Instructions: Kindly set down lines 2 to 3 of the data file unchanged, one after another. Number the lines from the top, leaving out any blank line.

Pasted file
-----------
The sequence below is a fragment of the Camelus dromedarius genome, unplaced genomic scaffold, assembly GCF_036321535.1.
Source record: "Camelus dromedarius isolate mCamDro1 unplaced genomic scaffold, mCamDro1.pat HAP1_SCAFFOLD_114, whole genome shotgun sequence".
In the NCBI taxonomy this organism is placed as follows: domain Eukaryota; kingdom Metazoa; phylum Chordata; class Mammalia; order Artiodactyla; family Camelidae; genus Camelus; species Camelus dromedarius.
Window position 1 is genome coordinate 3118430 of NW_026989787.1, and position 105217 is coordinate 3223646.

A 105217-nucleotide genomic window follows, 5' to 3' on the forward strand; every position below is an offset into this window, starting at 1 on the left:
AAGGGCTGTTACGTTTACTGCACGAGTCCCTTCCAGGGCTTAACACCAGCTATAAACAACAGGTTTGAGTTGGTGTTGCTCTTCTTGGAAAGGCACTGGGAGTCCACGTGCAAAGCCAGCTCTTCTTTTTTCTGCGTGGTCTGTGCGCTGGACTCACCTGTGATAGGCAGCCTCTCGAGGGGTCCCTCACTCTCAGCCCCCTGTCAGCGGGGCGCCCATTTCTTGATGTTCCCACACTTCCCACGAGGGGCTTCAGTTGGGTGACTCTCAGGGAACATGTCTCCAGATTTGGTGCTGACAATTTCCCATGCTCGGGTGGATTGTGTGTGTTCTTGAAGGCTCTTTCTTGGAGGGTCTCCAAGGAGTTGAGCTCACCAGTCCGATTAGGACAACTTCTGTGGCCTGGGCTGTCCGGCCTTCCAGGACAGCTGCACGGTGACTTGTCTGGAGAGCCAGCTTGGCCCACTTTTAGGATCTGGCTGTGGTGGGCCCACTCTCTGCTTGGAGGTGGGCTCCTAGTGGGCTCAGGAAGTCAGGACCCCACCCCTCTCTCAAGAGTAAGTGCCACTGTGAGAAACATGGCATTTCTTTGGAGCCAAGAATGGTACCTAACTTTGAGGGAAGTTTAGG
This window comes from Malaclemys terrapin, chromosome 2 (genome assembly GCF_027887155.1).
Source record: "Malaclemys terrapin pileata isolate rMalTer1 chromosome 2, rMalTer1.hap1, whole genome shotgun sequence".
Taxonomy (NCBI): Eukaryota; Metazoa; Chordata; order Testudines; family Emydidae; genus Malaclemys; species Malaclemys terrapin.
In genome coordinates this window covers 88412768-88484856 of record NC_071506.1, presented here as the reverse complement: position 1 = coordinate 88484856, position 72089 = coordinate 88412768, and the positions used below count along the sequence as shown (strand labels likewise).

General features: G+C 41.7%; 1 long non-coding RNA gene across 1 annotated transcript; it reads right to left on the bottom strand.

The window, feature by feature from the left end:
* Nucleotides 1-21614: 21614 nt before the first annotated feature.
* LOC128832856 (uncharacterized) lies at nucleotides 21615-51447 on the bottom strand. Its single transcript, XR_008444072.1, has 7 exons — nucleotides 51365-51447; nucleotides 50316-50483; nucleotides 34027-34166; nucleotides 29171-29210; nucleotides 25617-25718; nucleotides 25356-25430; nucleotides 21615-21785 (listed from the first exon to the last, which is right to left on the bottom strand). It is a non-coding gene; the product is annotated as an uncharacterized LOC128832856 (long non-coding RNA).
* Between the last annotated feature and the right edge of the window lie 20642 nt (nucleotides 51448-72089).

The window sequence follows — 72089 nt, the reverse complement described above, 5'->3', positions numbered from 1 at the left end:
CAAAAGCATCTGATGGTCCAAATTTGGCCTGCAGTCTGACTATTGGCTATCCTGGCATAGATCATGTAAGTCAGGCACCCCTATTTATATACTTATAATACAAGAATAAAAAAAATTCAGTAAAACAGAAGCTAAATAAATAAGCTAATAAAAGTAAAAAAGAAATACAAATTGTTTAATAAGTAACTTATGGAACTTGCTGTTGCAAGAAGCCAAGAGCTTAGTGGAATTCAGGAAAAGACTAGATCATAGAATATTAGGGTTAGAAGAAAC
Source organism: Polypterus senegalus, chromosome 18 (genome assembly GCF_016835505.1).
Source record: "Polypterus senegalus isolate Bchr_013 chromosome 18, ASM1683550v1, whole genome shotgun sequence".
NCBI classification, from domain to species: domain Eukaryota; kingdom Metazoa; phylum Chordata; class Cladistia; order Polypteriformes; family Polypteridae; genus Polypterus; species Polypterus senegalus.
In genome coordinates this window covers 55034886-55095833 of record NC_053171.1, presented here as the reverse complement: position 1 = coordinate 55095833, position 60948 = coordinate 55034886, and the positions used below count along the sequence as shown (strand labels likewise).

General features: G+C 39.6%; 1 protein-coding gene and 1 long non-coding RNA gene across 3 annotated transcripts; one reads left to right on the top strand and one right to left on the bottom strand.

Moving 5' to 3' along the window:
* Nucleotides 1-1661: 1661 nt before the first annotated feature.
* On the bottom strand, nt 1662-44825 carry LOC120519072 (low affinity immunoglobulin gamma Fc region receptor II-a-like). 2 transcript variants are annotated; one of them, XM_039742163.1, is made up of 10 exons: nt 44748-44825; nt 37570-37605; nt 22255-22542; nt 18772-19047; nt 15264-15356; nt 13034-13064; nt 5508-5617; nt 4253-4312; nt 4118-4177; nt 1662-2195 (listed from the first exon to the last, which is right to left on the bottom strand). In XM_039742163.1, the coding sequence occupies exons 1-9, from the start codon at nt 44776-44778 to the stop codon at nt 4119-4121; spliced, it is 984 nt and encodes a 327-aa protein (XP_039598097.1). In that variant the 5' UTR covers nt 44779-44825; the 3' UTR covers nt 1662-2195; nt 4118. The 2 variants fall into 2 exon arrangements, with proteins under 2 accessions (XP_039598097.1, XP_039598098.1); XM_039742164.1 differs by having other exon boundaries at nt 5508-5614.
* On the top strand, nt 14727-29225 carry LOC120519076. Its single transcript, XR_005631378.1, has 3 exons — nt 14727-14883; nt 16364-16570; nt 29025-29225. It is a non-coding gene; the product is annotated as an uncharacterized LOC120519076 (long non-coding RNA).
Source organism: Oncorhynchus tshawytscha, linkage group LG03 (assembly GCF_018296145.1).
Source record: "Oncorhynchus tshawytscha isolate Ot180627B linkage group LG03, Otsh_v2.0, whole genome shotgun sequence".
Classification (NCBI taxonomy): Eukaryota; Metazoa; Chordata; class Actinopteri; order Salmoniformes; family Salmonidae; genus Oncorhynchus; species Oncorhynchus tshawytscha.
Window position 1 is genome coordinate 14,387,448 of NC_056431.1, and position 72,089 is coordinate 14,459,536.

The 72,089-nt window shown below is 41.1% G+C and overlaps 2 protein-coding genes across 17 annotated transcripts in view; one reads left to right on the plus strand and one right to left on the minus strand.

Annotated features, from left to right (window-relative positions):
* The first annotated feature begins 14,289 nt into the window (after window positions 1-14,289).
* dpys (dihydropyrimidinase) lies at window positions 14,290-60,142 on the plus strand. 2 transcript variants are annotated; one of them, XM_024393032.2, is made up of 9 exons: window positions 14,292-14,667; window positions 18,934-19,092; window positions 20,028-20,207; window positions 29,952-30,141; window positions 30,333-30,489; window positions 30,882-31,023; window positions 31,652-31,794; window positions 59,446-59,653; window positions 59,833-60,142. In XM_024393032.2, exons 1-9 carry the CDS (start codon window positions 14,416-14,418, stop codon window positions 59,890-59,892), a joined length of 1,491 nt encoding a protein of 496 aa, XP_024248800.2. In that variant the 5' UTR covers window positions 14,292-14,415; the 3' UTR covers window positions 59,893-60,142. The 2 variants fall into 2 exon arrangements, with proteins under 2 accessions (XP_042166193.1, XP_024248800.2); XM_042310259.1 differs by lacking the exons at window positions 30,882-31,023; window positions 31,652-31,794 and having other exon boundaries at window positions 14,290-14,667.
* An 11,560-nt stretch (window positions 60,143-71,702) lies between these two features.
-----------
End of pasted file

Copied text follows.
Source record: "Camelus dromedarius isolate mCamDro1 unplaced genomic scaffold, mCamDro1.pat HAP1_SCAFFOLD_114, whole genome shotgun sequence".
In the NCBI taxonomy this organism is placed as follows: domain Eukaryota; kingdom Metazoa; phylum Chordata; class Mammalia; order Artiodactyla; family Camelidae; genus Camelus; species Camelus dromedarius.